Successful start with the Starlink-28 mission

Successful start with the Starlink-28 mission

Sunday, May 16, 2021 2:38 AM

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Falcon 9 rocket launch with Starlink-28 mission (Source: Stephen Marr for NSF, NASASpaceFlight.com)

Falcon 9 rocket launch with Starlink-28 mission (Source: Stephen Marr for NSF, NASASpaceFlight.com)

Falcon 9 rocket launch with Starlink-28 mission (Source: Stephen Marr for NSF, NASASpaceFlight.com)

On May 16 at 00:56 Polish time (May 15, 22:56 UTC) the Falcon 9 rocket took off from the LC-39A platform at the Kennedy (KSC) in Florida with the Starlink-28 (Starlink V1.0 L26) mission. At the top of the rocket there were 52 Starlink satellites and two additional payloads – Capella 6 and Tyvak-0130. About 57 minutes after take-off, one of the additional charges was separated, followed by a little more than three minutes later by the other. Starlink satellites were separated approximately 98 minutes after take-off.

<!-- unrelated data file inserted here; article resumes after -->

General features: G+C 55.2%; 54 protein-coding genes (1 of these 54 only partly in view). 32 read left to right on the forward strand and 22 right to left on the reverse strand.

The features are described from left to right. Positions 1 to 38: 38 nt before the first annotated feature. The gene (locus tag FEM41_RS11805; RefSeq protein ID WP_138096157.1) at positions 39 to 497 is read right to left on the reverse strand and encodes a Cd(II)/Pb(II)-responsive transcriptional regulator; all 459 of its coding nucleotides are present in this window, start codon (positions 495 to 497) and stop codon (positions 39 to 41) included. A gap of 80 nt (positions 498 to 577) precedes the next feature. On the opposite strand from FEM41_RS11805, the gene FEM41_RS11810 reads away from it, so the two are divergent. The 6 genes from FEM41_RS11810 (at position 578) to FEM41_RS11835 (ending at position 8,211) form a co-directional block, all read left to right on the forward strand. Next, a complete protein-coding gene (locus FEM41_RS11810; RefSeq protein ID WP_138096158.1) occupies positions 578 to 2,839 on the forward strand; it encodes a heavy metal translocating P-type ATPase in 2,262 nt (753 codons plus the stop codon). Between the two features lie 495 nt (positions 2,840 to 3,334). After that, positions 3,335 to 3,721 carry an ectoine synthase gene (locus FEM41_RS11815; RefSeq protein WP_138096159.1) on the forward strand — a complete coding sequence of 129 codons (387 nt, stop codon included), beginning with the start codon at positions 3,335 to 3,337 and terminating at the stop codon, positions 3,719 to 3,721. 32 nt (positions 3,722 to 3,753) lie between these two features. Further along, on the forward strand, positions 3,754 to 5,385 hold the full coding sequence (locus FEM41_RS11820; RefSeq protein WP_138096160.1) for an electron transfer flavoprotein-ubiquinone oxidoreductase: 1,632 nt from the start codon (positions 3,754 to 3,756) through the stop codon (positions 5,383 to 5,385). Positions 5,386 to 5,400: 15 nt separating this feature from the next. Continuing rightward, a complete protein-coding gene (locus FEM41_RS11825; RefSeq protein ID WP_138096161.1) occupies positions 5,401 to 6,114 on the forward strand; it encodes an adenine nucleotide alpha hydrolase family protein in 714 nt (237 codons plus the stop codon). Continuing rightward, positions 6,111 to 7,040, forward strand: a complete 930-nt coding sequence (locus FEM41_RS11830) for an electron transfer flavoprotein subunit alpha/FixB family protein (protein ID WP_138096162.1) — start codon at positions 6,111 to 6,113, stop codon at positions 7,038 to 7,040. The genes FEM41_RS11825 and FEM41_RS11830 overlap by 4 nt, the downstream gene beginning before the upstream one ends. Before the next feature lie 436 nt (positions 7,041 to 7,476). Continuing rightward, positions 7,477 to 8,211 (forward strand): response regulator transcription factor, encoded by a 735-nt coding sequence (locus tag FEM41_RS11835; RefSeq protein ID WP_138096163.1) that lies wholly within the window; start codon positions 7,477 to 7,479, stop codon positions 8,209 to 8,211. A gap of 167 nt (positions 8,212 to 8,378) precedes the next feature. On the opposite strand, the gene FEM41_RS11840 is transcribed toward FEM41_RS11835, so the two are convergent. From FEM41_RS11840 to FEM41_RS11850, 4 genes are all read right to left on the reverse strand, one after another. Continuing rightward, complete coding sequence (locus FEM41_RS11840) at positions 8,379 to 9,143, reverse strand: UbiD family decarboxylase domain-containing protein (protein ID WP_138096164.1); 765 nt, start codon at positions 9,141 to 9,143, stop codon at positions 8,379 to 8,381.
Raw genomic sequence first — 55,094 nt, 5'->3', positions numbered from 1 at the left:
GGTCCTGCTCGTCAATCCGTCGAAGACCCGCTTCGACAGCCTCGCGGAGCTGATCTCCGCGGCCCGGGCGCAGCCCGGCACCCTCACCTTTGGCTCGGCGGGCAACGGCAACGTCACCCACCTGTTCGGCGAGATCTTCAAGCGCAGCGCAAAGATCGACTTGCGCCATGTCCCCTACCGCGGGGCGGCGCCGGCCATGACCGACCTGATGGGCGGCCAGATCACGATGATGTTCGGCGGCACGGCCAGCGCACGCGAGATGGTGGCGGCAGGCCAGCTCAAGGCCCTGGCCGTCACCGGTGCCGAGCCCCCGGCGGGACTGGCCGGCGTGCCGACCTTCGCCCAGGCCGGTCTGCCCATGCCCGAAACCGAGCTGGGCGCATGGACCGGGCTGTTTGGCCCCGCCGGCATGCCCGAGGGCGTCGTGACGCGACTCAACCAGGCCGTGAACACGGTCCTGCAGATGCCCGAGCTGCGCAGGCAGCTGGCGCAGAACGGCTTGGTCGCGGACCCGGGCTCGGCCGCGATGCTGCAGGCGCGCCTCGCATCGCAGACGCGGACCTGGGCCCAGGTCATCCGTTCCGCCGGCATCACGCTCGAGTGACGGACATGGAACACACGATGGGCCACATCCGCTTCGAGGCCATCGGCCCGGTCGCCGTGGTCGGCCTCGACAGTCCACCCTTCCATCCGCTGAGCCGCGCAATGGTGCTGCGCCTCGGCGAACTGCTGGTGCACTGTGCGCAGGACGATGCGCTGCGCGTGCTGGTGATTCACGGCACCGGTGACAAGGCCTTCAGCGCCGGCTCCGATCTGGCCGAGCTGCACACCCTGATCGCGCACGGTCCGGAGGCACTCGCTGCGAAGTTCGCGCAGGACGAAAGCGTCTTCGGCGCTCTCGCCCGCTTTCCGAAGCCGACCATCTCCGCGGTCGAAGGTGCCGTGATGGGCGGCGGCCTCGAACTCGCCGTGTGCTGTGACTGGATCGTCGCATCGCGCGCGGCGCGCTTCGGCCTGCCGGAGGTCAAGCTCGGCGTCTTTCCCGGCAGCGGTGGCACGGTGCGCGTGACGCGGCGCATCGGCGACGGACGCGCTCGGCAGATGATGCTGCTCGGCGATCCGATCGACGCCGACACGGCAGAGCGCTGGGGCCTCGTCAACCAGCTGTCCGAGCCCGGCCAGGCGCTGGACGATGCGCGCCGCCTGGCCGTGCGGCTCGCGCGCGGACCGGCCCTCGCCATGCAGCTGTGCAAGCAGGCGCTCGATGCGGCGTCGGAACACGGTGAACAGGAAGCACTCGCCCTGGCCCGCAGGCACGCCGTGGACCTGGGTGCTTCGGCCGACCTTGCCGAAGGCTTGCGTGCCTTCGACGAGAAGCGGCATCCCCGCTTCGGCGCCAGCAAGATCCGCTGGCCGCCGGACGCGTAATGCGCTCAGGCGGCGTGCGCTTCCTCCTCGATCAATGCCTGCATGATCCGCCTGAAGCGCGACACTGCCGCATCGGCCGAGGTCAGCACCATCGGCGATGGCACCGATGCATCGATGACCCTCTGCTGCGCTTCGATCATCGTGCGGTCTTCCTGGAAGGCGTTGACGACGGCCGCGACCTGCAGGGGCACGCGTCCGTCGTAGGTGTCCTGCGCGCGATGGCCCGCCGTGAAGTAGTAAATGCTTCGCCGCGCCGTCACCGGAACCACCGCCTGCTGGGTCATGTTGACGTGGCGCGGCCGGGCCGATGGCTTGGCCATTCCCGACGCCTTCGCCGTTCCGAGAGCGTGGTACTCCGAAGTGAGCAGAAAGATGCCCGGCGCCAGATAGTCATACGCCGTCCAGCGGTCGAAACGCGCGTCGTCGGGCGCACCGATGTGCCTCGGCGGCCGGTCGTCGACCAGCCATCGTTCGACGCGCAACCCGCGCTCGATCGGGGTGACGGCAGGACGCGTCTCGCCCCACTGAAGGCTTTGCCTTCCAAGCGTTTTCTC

Starlink is a constellation of satellites in Low Earth Orbit (LEO) built by SpaceX, which is to ultimately provide access to the Internet around the world. This year, 722 Starlink satellites have already been launched, with a total of 1606 in orbit. You can read more about this mission and payload in an article published before launch.

During this flight, the first stage of the Falcon 9 rocket was used, which had previously participated in seven missions: Crew Demo-2 in May 2020, ANASIS-II in July 2020, Starlink-13 in October 2020, CRS-21 in December 2020 year, Transporter-1 in January 2021, Starlink-21 in March 2021 and Starlink-24 in April 2021. After the separation of the second stage, the booster landed on an autonomous platform Of Course I Still Love You (OCISLY) in the Atlantic Ocean.

The cargo covers that had taken part in previous missions were also used. For both of them it was the second flight, one was previously used during the SXM-7 mission in December 2020, the other during the NROL-108 mission, also in December 2020. It was planned to recover them once again by catching them from the ocean surface after being launched by the ship Shelia Bordelon. So far, it is not known whether the covers have been recovered in good condition.

The full boot clip can be viewed below.